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Belgium and Netherlands centre of cocaine traffic in Europe

The port of Rotterdam. Photo by Andrey Sharpilo on Unsplash

Belgium and the Netherlands are at the very centre of cocaine trafficking in Europe, according to the latest report by Europol, the EU’s law enforcement agency.

The cocaine market is becoming more competitive and also more violent, says the Cocaine Insights Report – compiled in conjunction with the United Nations Office on Drugs and Crime (UNODC).

The evolution of the European drugs market has led to the fragmentation of organised criminal networks. Where one network once had to source its drugs from another, buyers can now go directly to the source and organise their own distribution.

For example, Western Balkan criminal networks have established direct contacts with producers and secured a prominent place in the wholesale supply of cocaine.

At the same time, that development has led to increased competition between networks, and consequently to more violence.

The report stresses the importance of intervention at the source as a way to tackle the problem as a way of interrupting the supply chain. Given that cocaine is made using leaves of the coca plant, which is grown in South America, Europol has little power to shut down the primary producers. However, international cooperation under the aegis of UNODC can still be effective on this front.

The next best thing to cutting off the flow in producer countries would be to stop the drugs from entering Europe, and this is where Belgium and the Netherlands are in prime position.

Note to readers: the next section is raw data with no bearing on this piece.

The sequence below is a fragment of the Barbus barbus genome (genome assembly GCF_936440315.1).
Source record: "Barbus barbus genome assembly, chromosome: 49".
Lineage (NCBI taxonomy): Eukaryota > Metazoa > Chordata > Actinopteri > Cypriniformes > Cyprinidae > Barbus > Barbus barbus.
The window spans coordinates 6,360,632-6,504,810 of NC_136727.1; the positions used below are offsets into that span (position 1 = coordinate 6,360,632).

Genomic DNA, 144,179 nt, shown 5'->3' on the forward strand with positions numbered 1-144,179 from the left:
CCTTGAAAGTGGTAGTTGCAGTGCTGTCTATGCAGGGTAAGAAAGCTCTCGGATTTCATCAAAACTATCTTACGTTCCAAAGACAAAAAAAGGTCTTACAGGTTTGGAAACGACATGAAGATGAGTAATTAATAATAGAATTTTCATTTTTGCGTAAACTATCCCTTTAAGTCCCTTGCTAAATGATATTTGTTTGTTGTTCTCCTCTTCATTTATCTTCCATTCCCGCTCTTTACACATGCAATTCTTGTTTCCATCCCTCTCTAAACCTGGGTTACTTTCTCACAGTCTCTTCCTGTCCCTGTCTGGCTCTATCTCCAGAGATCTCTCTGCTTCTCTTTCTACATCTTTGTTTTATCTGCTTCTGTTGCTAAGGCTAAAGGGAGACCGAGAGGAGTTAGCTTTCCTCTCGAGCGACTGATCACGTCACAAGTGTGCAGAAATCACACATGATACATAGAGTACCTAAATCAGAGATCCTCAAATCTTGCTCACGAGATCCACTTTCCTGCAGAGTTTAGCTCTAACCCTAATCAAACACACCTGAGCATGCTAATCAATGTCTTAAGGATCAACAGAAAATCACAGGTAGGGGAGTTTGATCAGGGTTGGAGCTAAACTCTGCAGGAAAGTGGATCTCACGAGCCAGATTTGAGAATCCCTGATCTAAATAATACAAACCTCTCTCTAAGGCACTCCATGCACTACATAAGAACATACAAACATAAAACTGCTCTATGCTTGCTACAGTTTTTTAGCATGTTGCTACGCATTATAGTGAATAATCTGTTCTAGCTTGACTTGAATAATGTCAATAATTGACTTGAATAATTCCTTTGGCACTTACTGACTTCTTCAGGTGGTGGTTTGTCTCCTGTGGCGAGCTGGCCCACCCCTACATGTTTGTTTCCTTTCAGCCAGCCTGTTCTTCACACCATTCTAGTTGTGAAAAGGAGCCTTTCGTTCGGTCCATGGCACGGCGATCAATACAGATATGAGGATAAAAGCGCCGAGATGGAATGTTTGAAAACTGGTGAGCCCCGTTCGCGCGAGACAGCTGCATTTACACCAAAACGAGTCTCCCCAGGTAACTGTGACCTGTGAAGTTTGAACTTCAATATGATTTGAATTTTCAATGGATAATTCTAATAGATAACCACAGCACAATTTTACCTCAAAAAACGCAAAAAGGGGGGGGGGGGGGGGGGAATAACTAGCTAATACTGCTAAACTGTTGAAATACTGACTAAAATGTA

The ports of Antwerp and Rotterdam play crucial roles in drug smuggling. Both have enormous container traffic which is ideal for the worldwide shipping of drugs, and both have excellent road links to the continent.

If you were to sit down and plan the perfect drugs distribution network from scratch, either city would be ideal; the two together in such proximity is simply perfect.

Cocaine trafficking is one of the key security concerns we are facing in the EU right now. Nearly 40% of the criminal groups active in Europe are involved in drugs trafficking, and the cocaine trade generates billions of euros in criminal profits,” said Julia Viedma, head of the operational and analysis centre at Europol.

Understanding better the challenges we face will help us to counter more effectively the violent threat that cocaine trafficking networks pose to our communities.”

The current dynamics of diversification and proliferation of cocaine supply channels, criminal actors and modalities are likely to continue, if left unchecked,” warned Chloé Carpentier, chief of the drug research section at UNODC.

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